Peter Brook wrestles Ken Russell in a dark, bonkers circus version of Chariots Of Fire – and that's just one specific moment, about 45 minutes into Robert Lepage's incredible revivification of the Shakespeare play most frequently smothered in blancmange. The Québecois wizard uses mud instead: the Olivier stage is utterly bare except for a couple of tons of the stuff and a boggy pool.
A bedstead, mattress and a few chairs become a forest, a palace, a labyrinth of confusions overseen by a contorting, acrobatic Puck who shows a predilection for tucking his legs over his shoulders and scuttling crab-like – Angela Laurier's physical performance has to be seen to be disbelieved. Like a number of the cast, she lacks the acting strength to do justice to her lines: of the lovers, only Rudi Davies as Helena begins to inhabit her character, and as Bottom Timothy Spall alternately diverts when he brings forth another comic quirk and infuriates when he uses it for the fifteenth time running, usually at the expense of the text. (He's in danger, I think, of becoming a verb – to spall: not just to ham but to go the whole hog.)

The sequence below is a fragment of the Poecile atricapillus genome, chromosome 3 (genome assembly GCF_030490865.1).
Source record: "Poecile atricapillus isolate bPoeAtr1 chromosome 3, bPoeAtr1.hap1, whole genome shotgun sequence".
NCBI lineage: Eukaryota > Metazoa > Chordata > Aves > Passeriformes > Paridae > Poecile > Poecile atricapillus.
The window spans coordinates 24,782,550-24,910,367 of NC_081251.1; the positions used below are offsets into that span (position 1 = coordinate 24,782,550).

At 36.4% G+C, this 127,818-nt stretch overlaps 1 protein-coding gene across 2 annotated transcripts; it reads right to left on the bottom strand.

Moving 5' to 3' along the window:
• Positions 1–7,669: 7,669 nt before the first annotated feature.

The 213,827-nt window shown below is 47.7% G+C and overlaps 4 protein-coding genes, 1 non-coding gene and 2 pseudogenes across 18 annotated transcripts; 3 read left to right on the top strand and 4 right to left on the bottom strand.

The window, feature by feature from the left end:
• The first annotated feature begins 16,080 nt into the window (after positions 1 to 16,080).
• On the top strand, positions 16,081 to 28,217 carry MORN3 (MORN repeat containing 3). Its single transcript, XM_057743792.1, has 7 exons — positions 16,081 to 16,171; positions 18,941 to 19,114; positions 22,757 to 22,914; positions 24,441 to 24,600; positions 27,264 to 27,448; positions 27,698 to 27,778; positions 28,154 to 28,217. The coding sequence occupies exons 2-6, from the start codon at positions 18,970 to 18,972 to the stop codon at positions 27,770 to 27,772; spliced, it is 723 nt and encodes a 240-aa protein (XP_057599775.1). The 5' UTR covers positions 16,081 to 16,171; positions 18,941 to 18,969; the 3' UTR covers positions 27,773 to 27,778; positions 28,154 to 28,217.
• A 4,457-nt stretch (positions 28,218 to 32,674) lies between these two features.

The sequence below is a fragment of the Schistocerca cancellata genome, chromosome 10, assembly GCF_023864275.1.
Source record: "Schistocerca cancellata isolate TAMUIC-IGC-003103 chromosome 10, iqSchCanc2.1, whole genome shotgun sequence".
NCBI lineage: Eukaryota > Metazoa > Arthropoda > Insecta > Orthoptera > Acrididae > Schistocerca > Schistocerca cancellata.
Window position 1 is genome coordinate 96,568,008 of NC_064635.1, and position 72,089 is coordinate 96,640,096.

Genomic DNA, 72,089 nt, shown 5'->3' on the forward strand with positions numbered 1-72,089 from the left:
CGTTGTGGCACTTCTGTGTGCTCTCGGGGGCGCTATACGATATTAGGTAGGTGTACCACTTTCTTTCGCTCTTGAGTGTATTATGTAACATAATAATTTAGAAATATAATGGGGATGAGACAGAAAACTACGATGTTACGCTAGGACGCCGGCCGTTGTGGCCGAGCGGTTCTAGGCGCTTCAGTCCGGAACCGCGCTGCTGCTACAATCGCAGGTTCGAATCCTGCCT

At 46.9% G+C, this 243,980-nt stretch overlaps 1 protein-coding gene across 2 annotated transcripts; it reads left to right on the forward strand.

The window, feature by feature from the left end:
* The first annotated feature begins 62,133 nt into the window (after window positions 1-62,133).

This, though, is not a production of actorliness or nuance. Its revelations are broad, not least that such a single, minimal design can truly liberate rather than constrain the fighting and fucking, acrobatics and aquaplaning that go on in such a turbulent night. Certain touches strike like a diamond between the eyes: the onstage showers for the lovers to wash off the mire of chaos in a golden morning when all is resolved; Puck's high-speed aerial rope-twirl when "put[ting] a girdle round about the earth"; Lepage's self-parody with the mechanicals' little, dripping, bedstead-theatre and kitchen-utensil gamelan (echoing the marvellous chimes of the thousand tinkling instruments in the musicians' galleries).
His dirty, sexy, violent and unique production will alienate a number of people whose idea of dressing up for the theatre doesn't include a complimentary waterproof cape if you're in the first two rows of the audience. So be it. The rest of us cannot afford to miss it.
Written for City Limits magazine.
Copyright © Ian Shuttleworth; all rights reserved.
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